“This modernizes the ad-supported TV ecosystem,” says Chris Geraci, an ad-industry veteran who is chief client officer for Adcuratio, an ad-tech company that has worked with ViacomCBS to create new addressable formats. The executive envisions a future when advertisers in some of TV’s biggest events, such as football games, can run the sort of big-splash commercials they always have, and also choose to scatter addressable spots to dozens of different audiences across the country.
ViacomCBS, says Dean, can send “hundreds” of different addressable commercials via CBS, with each being seen only in the homes of the select group of consumers for which it was designed. The ads are “lit up,” or primed for distribution, with the use of digital signals that tell a smart TV, a TV station or a set-top box to fill a commercial slot with the spots.
No one thinks the addressable ads will stop the surge of streaming — or Madison Avenue’s interest in courting binge-watching audiences. “The cynic would ask where has this been for the last ten years,” says Tim Hanlon, CEO of Vertere Group, a consultancy that works with media and advertising firms. “I applaud it finally happening, but it feels a little late to the party.”
ViacomCBS believes the technology will give advertisers new reasons to whoop it up. One advertiser who uses the company’s addressable advertising on cable believes it has helped his company’s commercials make a more meaningful impression on the people who see them. “As linear ratings continue to decrease, it is more important than ever to ensure that our media dollars work harder for us,” says Jimmy Bennett, vice president of marketing for Wendy’s. The fast-food chain found addressable ads were 22% more effective than regular spots it ran in 2020 to promote breakfast. As people continue to change the way they watch their video favorites, Bennett says, his company needs to find “the right Wendy’s consumers and drive sales.”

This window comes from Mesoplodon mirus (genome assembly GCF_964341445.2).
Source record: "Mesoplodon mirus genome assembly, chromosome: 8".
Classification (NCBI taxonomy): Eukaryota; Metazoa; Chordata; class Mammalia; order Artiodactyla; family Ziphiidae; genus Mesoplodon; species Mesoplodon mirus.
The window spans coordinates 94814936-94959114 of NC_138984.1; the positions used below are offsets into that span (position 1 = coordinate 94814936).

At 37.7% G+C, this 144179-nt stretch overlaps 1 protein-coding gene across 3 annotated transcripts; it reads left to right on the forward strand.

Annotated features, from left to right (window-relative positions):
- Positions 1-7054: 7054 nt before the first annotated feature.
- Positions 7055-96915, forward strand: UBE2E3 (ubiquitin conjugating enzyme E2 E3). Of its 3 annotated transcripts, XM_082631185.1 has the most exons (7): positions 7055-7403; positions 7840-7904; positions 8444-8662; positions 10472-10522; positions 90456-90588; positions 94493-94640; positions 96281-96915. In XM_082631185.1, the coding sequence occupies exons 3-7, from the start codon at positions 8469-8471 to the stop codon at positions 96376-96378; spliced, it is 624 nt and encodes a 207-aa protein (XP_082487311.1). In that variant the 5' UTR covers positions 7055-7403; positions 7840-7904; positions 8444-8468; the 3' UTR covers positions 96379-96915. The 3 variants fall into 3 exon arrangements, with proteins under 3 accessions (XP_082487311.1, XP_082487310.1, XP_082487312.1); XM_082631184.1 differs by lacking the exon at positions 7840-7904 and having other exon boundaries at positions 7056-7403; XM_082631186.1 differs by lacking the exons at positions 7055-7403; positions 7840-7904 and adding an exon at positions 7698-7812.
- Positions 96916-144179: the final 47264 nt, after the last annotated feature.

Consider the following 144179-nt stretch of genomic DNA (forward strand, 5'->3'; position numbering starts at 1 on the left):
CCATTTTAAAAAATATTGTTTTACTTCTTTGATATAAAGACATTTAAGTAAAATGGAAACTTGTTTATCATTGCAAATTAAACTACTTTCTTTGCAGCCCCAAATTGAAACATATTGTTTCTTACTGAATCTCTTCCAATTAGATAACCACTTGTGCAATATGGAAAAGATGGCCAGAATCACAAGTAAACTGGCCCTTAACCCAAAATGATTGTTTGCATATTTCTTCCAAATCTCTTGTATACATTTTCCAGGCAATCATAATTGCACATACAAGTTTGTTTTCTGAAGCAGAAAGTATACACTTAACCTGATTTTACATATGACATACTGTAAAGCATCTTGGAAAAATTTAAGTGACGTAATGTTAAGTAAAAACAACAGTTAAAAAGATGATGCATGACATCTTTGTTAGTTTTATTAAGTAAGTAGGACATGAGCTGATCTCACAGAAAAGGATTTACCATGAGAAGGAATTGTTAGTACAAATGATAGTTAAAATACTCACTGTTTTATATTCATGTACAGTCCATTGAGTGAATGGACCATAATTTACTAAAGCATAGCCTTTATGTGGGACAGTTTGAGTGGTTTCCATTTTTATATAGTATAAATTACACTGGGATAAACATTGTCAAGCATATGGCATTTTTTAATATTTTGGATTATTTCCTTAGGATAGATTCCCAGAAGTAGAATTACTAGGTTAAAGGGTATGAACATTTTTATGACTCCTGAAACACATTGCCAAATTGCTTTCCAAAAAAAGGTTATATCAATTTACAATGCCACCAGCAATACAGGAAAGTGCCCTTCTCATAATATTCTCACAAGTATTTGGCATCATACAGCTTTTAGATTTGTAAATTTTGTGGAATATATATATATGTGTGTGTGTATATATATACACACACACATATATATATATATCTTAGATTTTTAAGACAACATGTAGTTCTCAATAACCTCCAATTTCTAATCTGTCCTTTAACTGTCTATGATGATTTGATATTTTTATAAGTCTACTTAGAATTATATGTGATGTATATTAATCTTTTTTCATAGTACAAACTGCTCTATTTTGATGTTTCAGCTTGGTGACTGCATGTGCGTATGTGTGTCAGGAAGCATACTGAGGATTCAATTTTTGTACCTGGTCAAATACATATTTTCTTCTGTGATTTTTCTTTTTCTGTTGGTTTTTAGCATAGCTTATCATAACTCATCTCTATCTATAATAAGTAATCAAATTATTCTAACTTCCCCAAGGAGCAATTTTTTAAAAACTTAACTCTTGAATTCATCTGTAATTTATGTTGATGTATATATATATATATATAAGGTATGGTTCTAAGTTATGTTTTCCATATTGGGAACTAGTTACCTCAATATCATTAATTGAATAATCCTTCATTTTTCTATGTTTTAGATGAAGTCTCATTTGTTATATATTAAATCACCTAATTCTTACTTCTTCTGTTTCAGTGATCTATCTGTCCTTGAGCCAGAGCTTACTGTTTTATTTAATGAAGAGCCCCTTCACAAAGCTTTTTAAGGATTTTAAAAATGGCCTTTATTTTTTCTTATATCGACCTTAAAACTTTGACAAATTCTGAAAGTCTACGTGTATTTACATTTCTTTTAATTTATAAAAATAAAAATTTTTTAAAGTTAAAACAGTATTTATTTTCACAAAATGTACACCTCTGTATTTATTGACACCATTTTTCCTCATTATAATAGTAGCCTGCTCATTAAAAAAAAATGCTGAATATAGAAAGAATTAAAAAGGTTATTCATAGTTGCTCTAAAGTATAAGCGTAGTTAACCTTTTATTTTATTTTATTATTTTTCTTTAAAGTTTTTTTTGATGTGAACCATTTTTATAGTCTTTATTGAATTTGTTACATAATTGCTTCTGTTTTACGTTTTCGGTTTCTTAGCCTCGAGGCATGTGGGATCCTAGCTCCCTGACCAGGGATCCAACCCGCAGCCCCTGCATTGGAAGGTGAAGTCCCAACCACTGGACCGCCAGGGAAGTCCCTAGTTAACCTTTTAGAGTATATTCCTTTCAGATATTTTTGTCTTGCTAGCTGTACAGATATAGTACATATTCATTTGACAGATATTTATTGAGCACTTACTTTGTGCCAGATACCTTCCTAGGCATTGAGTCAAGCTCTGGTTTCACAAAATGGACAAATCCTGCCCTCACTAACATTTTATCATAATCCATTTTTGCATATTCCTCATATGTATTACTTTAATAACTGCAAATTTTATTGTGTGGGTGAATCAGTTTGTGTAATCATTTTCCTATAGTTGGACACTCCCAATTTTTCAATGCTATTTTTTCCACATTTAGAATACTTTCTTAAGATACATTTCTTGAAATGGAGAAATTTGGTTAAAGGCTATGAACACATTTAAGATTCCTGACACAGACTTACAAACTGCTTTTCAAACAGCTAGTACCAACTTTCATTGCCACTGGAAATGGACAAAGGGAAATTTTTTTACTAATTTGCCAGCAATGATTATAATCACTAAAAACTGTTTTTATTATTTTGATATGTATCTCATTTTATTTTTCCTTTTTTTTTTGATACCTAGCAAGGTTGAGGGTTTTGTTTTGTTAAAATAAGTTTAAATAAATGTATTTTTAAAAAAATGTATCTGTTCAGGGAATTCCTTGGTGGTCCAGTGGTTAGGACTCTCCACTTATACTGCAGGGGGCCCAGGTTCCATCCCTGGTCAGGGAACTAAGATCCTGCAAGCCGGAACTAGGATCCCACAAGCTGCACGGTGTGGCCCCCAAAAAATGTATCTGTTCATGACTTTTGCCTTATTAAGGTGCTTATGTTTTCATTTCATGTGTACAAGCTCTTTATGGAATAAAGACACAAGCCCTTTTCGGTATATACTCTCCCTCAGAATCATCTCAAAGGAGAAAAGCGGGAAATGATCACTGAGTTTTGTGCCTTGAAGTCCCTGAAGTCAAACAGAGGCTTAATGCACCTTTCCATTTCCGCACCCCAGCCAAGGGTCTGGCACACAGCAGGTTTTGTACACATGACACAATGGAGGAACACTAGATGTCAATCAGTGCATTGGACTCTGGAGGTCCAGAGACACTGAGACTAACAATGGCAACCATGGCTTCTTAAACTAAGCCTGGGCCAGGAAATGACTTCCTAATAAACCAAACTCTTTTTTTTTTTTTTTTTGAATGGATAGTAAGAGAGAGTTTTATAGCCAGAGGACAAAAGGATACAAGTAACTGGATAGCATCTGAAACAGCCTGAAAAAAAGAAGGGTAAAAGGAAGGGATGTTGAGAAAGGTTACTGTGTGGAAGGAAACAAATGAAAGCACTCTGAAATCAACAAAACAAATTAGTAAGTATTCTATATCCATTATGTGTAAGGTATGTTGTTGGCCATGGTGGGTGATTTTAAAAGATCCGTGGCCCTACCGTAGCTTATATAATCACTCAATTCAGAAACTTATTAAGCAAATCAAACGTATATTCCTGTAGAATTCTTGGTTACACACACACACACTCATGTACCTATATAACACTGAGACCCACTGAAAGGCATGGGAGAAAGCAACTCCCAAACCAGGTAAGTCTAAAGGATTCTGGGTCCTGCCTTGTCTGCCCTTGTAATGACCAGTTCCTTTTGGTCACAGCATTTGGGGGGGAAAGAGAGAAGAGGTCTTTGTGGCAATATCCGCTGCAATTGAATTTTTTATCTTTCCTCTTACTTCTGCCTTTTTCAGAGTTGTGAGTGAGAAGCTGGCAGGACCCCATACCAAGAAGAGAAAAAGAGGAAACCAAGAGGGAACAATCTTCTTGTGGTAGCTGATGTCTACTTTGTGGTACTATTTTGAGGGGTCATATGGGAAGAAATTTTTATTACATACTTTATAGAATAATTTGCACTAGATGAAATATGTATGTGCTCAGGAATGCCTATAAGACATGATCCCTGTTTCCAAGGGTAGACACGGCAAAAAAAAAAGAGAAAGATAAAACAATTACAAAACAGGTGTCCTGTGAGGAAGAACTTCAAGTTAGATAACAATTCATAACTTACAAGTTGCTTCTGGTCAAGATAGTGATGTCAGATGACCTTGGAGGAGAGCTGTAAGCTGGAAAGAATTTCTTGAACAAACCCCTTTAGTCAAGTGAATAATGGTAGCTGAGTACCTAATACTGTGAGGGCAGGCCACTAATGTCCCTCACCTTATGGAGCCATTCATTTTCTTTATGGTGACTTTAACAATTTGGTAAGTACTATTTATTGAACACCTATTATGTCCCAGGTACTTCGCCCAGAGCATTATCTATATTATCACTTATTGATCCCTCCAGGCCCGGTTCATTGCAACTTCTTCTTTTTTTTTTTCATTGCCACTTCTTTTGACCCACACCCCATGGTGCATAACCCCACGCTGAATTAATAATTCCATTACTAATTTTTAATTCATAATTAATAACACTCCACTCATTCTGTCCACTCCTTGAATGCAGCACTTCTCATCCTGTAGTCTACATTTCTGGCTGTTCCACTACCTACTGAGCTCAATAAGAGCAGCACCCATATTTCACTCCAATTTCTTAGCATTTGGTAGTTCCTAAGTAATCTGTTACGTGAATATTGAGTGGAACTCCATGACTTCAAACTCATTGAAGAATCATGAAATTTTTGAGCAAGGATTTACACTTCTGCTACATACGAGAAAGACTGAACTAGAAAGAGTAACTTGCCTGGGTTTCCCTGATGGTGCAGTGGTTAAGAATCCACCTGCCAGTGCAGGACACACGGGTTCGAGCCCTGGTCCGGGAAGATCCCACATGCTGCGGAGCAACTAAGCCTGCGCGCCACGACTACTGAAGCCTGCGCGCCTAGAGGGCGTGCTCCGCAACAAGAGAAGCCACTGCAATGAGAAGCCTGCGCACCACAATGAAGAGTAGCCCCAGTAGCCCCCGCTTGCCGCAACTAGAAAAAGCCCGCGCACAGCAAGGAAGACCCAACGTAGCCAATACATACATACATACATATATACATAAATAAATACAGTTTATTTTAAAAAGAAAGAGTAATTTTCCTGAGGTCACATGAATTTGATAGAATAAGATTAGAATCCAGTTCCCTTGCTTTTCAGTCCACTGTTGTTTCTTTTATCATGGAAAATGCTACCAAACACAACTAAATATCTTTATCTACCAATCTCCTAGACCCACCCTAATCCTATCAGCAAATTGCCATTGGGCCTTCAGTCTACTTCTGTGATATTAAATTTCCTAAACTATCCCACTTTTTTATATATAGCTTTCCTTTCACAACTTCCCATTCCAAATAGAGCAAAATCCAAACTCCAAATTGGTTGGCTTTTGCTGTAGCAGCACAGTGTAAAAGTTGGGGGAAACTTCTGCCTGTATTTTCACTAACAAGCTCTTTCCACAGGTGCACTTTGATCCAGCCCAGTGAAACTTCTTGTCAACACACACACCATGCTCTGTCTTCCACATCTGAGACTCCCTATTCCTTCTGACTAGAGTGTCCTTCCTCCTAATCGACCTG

CBS may be ready to stuff its commercial breaks with dozens of ads, but viewers won’t see any of them unless they are among the consumer targets which the advertiser has ordered. “In the early days of the internet, you had ‘pop-over’ ads, which were intrusive and annoying,” Dean says. “This is also a pop-over ad, but you have no idea it’s actually sitting on top of what’s underneath it.”
The addressable offer illustrates how eager TV networks are to court a growing category of advertising. A phalanx of so-called “direct response” marketers, who rely heavily on digital outreach to court customers, is gaining new influence on the networks. Marketers including online retailers like Wayfair and Warby Parker; upstart marketers such as Casper; and new-tech outlets like Spotify have come of age online but need TV ads to increase consumer awareness of their offers. Even so, they are demanding a higher level of accountability from TV, because they get such granular tracing from their web-based marketing.
“There is a whole new set of advertisers out there who are national but have highly defined niche audiences,” says Dean. “Here is a way for us to not only work with our current advertisers more flexible, but to bring national TV to a whole new set of advertisers.”
The new ads also come with something else a media company wants: the chance to seek higher rates from advertisers.
The technology “allows national advertisers to do things they have probably never thought they could do with television,” says Geraci.